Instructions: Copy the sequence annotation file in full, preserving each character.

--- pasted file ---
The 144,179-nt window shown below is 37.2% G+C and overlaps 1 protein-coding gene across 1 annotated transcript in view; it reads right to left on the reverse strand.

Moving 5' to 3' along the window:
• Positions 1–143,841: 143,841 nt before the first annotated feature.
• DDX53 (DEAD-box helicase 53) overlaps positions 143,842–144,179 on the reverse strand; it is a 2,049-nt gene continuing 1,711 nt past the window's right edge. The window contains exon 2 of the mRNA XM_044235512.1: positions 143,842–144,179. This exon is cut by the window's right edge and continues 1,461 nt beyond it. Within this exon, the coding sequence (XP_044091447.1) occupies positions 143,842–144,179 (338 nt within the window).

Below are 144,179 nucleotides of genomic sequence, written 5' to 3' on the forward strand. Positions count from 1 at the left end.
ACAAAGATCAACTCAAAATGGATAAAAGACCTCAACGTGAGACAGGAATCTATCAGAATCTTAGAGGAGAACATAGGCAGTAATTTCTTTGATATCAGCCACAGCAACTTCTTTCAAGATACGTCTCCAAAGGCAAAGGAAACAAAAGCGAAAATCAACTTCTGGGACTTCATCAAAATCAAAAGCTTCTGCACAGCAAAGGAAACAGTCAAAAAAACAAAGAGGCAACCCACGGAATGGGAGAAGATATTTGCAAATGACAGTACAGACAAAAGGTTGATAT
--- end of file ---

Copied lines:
The 144,179-nt window shown below is 37.2% G+C and overlaps 1 protein-coding gene across 1 annotated transcript in view; it reads right to left on the reverse strand.

Moving 5' to 3' along the window:
• Positions 1–143,841: 143,841 nt before the first annotated feature.
• DDX53 (DEAD-box helicase 53) overlaps positions 143,842–144,179 on the reverse strand; it is a 2,049-nt gene continuing 1,711 nt past the window's right edge. The window contains exon 2 of the mRNA XM_044235512.1: positions 143,842–144,179. This exon is cut by the window's right edge and continues 1,461 nt beyond it. Within this exon, the coding sequence (XP_044091447.1) occupies positions 143,842–144,179 (338 nt within the window).

Below are 144,179 nucleotides of genomic sequence, written 5' to 3' on the forward strand. Positions count from 1 at the left end.
ACAAAGATCAACTCAAAATGGATAAAAGACCTCAACGTGAGACAGGAATCTATCAGAATCTTAGAGGAGAACATAGGCAGTAATTTCTTTGATATCAGCCACAGCAACTTCTTTCAAGATACGTCTCCAAAGGCAAAGGAAACAAAAGCGAAAATCAACTTCTGGGACTTCATCAAAATCAAAAGCTTCTGCACAGCAAAGGAAACAGTCAAAAAAACAAAGAGGCAACCCACGGAATGGGAGAAGATATTTGCAAATGACAGTACAGACAAAAGGTTGATAT